Description:Josephine, with its large measure of class and character and a gently offbeat quality, has been on a gentle uphill climb in the US for over 30 years, now ranking in the Top 100. With an intriguing number of vivacious nicknames, from Jo to Josie to Fifi to Posy, Josephine is a Nameberry favorite.
Origin:Diminutive of Sarah
Description:Sadie started as a nickname for Sarah, but their images couldn't be more disparate. Where Sarah is serious and sweet, Sadie is full of sass and fun.
Description:Well used in England and Scotland since the fifties, the smooth and sophisticated Graham is catching on here.
Origin:Diminutive of Margaret or flower name, English
Description:Daisy, fresh, wholesome, and energetic, is one of the flower names that burst back into bloom after a century's hibernation. Originally a nickname for Margaret (the French Marguerite is the word for the flower), Daisy comes from the phrase "day's eye," because it opens its petals at daybreak.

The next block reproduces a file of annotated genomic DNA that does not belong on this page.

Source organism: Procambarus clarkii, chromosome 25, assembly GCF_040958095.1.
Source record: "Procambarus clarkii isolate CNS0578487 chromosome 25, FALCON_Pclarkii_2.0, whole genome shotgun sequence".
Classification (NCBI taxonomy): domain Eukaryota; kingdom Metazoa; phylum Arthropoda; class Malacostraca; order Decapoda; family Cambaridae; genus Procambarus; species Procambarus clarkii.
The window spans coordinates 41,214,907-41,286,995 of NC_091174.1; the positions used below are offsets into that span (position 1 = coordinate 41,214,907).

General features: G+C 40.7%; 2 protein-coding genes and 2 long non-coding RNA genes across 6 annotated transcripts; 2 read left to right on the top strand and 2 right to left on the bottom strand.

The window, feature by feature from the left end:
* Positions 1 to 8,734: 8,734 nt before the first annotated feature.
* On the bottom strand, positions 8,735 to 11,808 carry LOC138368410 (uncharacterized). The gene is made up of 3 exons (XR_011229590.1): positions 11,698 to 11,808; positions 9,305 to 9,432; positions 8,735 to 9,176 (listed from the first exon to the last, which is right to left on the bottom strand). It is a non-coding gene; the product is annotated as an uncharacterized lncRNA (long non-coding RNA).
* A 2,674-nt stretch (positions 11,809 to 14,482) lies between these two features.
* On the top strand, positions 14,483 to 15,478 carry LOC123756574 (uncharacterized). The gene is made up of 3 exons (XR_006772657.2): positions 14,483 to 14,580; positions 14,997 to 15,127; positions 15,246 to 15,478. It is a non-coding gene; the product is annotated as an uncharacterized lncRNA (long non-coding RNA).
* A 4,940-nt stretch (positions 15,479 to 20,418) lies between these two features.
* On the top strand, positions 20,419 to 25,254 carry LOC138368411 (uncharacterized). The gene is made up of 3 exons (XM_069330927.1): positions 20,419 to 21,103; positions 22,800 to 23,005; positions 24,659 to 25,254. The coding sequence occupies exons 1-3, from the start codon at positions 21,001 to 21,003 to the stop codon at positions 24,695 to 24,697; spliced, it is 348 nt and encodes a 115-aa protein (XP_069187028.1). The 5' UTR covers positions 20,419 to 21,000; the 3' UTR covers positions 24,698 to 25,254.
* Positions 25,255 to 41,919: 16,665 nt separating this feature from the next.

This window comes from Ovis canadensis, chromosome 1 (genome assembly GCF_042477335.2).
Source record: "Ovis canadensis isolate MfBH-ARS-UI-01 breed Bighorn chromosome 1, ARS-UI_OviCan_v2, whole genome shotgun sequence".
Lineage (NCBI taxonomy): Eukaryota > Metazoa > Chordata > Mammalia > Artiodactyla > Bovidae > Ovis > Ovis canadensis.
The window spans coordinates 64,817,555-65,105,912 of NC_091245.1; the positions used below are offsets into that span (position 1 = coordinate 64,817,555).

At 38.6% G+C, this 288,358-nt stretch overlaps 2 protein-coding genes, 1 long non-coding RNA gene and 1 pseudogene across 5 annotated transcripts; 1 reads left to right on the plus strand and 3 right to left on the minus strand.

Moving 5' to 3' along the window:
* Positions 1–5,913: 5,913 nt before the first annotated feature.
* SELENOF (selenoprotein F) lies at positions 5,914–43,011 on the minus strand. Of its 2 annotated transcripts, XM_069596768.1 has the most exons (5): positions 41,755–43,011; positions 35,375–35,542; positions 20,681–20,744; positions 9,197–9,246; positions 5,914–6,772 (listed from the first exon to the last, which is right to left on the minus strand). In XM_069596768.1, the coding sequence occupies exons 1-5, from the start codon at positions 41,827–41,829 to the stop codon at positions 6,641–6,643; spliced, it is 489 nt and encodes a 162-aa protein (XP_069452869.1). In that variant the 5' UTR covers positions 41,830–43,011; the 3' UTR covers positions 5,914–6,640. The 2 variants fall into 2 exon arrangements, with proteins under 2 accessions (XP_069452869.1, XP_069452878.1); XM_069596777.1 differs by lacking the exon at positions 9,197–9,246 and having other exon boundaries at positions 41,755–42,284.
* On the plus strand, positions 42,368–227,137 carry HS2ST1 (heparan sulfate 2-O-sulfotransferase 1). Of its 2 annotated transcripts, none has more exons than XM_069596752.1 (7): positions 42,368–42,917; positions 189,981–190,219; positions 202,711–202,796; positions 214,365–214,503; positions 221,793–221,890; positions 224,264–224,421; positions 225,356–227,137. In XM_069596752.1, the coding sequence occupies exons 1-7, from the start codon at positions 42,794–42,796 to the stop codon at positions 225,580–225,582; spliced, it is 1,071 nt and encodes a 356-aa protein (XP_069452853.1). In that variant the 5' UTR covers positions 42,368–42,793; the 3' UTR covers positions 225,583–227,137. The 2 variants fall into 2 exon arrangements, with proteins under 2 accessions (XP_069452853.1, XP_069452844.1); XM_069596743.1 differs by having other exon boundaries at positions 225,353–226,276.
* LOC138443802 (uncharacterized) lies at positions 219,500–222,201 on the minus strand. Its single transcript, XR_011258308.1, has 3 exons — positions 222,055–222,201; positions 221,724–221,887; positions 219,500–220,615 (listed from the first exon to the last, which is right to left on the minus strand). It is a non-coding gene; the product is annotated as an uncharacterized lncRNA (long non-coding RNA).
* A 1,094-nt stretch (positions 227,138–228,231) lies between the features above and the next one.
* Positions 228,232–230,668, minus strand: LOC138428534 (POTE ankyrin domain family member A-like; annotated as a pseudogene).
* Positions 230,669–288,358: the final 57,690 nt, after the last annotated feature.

Meaning:"God is gracious"
Description:No, we don't consider Jane too plain. In fact, for a venerable and short one-syllable name, we think it packs a surprising amount of punch, as compared to the related Jean and Joan.
Description:Ivy is derived from the name of the ivy plant, which got its name from the Old English word ifig. Ancient Greeks presented an ivy wreath to newlyweds as a symbol of fidelity. In the language of flowers, Ivy signifies faithfulness.
Origin:Feminine form of Cecil, Latin
Description:Cecilia is a lovely classic name deservedly enjoying a new turn in the sun. Always among the Top 500 girls' names in the US, Cecilia is now at its highest point ever.
Meaning:"God is my strength"
Description:Gabriel was derived from the Hebrew name Gavri’el, taken from the elements gever, meaning "strong," and ’el, in reference to God. In Abrahamic religions, Gabriel is the archangel who heralded the news of Jesus' birth, and appears in Christian, Jewish and Muslim texts. He presides over Paradise, serving as the angel of mercy, life, joy, judgment, truth and dreams.